- five objects you can find around the house, such as a piece of paper, a stapler, a ball, a handful of marbles, a book.
Key Science Concepts
- Sounds have a source.
- An action has to take place for a sound to occur.
- Different objects make different sounds.
Encourage children to use word that describe sound, such as crinkle, tap, knock, bang, thump. Invite them to also use words that help them practice their science skills, such as listen, describe, notice, discover.
In this activity, children try to identify objects by their sounds—even when they can’t see the objects.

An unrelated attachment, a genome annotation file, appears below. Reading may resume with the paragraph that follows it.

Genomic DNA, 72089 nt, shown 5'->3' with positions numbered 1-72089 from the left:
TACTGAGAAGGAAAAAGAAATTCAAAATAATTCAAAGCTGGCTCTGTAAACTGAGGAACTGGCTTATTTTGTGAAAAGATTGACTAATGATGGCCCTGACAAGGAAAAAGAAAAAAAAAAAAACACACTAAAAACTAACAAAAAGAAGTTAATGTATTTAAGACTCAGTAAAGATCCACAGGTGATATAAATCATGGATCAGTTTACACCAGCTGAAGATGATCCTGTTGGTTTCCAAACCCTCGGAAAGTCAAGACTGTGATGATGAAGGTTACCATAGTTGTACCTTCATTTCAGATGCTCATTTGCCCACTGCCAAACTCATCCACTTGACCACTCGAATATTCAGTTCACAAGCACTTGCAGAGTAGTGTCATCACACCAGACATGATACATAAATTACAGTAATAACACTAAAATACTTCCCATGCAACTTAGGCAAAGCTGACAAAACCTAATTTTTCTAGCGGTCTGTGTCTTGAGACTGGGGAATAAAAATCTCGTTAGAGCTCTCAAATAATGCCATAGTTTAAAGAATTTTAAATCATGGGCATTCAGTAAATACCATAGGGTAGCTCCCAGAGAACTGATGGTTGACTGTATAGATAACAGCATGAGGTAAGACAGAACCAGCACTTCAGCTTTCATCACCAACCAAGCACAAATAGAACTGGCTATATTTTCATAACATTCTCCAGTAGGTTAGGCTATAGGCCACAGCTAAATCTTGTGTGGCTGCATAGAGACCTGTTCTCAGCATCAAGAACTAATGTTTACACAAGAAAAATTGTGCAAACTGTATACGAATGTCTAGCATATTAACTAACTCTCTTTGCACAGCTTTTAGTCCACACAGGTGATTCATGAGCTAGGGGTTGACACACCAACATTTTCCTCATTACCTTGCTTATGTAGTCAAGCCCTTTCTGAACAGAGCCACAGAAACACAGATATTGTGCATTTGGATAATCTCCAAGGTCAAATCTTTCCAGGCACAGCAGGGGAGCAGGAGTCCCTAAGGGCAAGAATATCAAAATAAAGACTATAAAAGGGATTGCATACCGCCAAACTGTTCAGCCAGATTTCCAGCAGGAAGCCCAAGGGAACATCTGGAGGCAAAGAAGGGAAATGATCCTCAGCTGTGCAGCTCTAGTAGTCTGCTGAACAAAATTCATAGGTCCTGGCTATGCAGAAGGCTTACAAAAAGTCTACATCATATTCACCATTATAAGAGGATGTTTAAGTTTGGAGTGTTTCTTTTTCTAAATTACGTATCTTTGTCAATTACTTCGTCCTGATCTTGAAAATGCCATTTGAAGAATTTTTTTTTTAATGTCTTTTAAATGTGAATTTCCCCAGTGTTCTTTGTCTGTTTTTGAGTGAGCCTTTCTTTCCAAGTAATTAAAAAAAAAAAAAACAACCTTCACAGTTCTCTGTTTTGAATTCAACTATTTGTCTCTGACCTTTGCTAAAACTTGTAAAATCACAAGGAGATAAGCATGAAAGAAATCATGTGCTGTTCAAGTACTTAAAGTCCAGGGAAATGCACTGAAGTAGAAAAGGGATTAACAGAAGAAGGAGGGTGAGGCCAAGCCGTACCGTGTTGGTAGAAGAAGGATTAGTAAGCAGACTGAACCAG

- Keep the objects hidden from children. Tell them that they will be “sound detectives,” who have to identify an object just by listening to the sound you are going to make with it.
- Have the children face away from you. Stand behind them and make a sound with one of the objects. For example: wrinkle, wave, or rip the paper; staple, open, or knock over the stapler; toss and catch, bounce, or tap the ball. Each time ask, What do you hear? What do you think I did to make that sound? Show children the objects after they have guessed. Make sure children explain their answers. What made you think the sound came from the (stapler) and not the (ball or the sheet of paper)?
Play a second round, this time making different sounds with the objects.